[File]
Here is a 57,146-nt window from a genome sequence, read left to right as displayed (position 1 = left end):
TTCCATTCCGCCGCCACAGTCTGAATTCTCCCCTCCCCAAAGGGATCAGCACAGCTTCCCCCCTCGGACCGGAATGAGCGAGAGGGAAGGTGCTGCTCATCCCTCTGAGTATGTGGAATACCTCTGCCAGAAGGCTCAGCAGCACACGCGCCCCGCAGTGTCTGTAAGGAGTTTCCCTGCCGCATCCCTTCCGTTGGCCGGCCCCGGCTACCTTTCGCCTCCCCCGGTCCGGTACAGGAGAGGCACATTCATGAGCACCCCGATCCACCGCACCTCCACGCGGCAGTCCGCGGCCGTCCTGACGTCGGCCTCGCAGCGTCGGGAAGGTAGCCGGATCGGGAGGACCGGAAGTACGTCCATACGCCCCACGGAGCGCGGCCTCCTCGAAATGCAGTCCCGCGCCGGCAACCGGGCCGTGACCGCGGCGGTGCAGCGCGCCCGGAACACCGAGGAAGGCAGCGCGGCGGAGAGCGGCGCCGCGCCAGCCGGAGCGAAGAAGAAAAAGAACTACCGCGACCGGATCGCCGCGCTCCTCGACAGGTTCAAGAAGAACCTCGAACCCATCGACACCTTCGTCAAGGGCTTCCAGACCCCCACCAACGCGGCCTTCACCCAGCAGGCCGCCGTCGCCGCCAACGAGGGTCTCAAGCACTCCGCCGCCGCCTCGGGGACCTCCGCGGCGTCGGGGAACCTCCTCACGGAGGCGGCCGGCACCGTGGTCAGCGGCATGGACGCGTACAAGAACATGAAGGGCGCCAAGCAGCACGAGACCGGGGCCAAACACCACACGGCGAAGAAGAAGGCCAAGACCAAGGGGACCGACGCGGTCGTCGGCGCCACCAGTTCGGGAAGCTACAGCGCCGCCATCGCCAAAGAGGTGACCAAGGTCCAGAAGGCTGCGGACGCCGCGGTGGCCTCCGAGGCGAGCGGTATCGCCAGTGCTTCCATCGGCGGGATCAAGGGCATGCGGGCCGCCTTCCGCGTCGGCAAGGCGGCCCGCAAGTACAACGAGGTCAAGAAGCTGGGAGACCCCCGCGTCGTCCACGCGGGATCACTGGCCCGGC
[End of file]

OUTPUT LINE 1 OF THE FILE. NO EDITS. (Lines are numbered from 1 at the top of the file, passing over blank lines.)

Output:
Here is a 57,146-nt window from a genome sequence, read left to right as displayed (position 1 = left end):